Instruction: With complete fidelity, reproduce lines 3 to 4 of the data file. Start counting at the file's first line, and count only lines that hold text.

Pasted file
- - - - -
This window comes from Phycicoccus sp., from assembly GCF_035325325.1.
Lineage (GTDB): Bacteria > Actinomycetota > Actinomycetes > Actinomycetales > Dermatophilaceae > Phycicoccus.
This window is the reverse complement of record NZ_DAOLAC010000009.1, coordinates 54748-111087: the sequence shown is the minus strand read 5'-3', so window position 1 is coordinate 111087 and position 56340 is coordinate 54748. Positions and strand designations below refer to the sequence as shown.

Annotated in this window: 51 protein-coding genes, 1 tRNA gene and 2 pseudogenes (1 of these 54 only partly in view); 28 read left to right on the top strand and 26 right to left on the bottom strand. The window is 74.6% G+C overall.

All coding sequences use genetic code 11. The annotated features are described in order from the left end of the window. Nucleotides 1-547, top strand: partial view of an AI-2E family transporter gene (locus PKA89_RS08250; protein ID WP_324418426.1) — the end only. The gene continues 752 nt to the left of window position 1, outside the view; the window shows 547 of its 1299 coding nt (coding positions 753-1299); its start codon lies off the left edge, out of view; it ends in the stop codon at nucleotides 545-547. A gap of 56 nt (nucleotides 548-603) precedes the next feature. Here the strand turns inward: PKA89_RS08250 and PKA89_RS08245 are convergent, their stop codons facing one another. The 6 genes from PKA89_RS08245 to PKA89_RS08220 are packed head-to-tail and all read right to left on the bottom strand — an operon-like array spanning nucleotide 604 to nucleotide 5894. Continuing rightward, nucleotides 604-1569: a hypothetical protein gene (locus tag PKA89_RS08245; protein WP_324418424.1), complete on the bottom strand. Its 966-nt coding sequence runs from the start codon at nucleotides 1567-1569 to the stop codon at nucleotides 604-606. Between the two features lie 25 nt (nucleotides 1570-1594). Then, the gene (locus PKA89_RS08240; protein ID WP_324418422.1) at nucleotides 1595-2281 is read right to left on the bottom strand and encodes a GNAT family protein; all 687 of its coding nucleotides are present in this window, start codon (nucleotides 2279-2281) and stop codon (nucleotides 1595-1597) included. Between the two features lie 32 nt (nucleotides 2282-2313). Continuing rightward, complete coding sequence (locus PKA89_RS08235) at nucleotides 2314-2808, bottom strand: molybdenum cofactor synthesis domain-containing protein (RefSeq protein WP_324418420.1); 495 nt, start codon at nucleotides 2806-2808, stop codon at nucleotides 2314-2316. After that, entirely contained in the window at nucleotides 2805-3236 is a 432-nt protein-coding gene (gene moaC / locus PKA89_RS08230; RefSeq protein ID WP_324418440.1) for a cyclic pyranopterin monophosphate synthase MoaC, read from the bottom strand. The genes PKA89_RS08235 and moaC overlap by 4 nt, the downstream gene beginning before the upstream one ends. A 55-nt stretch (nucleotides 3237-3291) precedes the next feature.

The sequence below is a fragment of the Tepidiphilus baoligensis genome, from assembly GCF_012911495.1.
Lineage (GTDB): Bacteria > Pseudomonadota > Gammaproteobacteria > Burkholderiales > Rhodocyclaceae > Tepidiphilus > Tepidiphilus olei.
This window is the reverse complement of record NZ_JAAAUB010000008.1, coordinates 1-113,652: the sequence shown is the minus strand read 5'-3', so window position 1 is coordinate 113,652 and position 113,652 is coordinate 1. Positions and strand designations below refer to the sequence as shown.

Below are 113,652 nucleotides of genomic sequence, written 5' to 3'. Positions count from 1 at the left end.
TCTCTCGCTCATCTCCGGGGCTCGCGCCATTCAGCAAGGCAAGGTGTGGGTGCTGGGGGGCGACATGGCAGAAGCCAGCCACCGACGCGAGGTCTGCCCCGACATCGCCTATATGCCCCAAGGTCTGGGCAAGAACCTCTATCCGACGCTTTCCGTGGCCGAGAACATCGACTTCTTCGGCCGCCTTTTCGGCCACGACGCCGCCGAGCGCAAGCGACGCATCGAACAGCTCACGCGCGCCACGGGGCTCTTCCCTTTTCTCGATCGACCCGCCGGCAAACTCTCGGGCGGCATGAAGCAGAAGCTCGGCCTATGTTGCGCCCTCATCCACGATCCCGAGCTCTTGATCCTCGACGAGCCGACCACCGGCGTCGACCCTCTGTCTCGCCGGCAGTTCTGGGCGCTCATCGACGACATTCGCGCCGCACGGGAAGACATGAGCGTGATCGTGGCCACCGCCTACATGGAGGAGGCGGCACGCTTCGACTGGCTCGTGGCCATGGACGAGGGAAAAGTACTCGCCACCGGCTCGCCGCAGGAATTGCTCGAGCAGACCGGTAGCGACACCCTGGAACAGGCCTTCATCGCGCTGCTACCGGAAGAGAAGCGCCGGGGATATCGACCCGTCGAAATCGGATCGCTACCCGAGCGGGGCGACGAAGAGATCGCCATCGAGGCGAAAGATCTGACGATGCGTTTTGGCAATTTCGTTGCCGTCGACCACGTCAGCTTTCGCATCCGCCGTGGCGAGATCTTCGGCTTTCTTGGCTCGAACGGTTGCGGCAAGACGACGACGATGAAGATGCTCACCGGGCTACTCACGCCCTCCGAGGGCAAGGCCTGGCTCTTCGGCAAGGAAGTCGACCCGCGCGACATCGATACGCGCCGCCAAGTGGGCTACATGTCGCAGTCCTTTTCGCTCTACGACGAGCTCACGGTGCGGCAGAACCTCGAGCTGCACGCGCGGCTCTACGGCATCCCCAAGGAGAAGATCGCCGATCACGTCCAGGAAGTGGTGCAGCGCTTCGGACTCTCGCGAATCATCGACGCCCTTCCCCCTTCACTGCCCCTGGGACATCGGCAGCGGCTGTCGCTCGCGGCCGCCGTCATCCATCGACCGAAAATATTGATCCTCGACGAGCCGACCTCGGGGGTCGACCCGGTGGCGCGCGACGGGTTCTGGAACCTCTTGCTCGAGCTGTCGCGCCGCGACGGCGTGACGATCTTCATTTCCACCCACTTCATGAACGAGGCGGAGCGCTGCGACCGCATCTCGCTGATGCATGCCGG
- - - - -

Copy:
This window is the reverse complement of record NZ_DAOLAC010000009.1, coordinates 54748-111087: the sequence shown is the minus strand read 5'-3', so window position 1 is coordinate 111087 and position 56340 is coordinate 54748. Positions and strand designations below refer to the sequence as shown.

Annotated in this window: 51 protein-coding genes, 1 tRNA gene and 2 pseudogenes (1 of these 54 only partly in view); 28 read left to right on the top strand and 26 right to left on the bottom strand. The window is 74.6% G+C overall.